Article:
UrbanClap’s stream to MVVM

Image Source

Often times we need to extend an existing feature without breaking flows, reuse code (as much as possible) and test the changes easily. A good architecture can help us achieve all of this.

There are many architectures, some old and well known like MVP, MVVM and some new Unidirectional patterns like MVI & Redux. Rather than talking about all of them, I will focus on the one architecture we chose at Urbanclap, why we chose it and the issues faced during migration to it.


MVVM, we choose you!!!

After going through all popular and major architectures, we evaluated and finally decided to go ahead with MVVM. Here is why:

  • Testability: Viewmodel contains all the business logic for which Unit tests can be written.
  • Reusability: Viewmodel provides us reusability. Viewmodel contains all logical and non-android related code. Single view model can be used with multiple views. A view holds a reference to the ViewModel but not vice-versa.
  • Reducing boilerplate: Using android data-binding and architectural components like ViewModel and LiveData makes implementation clean and error free.

How our code looked before the migration

Without DB

In case of no database involved
  • Activity/Fragment — activity/fragment calls operation that is responsible for getting data from the server and return it to activity. Activity/Fragment implements interface IOperation which provides 2 methods: onSuccess and onError. Activity/Fragment is responsible for all the logic of rendering of view, validation on user input data, calculations, and pretty much everything that view and controller can do.
  • Operation — Responsible for making API call and transforming JSON data to model as needed by activity/fragment. It keeps a weak reference of the activity/fragment.

With Db

When a database is present
  • An extra layer is added between activity/fragment and operation, which is responsible for saving the data into db before returning the response. When getData() is called, DB returns with cached data immediately and issues a background operation to fetch recent data. After this, when an operation returns data it is saved in db and again the response is given to the caller with fresh data.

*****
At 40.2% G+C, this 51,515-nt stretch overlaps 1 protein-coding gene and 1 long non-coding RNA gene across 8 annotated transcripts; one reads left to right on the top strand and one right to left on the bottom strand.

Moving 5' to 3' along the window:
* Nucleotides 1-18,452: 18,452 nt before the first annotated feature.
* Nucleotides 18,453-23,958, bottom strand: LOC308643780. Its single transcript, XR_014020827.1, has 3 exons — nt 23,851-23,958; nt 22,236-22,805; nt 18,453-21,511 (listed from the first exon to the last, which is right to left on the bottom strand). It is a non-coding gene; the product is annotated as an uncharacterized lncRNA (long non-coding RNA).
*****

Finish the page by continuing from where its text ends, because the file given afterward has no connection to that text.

• In this case, operation holds the weak reference of db layer and activity calls getData() on singleton instance of the db layer. The caller gets two callbacks one with cached data and other with fresh data
  • Additional functionality for skipping the db layer getting only fresh data or getting only cached data is also present in the db layer.
  • Multiple activities can subscribe to the same data repository.

Issue

The code was maintained and written following some good practices, making it uniform as well as readable. Still, activity and fragment were doing almost all of the heavy lifting. Reusability was available in form of operation for API calls and by making some helper and util classes. There were a few issues:

  1. Large activity and fragments
  2. Android and Java code tightly coupled to each other
  3. Not testable
  4. Reusability of views was not easy. A lot of code duplication.

What we wanted from our code

  1. Clean code with separation of concern.
  2. Decouple android and java code so that business logic could be contained in a single place that is independent of the Android framework and can be easily understood by anyone with knowledge of language rather than the framework.
  3. Creating small and dumb activity/fragment.
  4. Reusability of code.
  5. Testable Code with good code coverage.

How we started refactoring

Version 1.0
  • We created a ViewModel, which is just a java class in which all the business logic was contained. Activity passes all the action to ViewModel. ViewModel takes the decision of what has to be done.
  • For a UI update, ViewModel informs activity/fragment via a callback.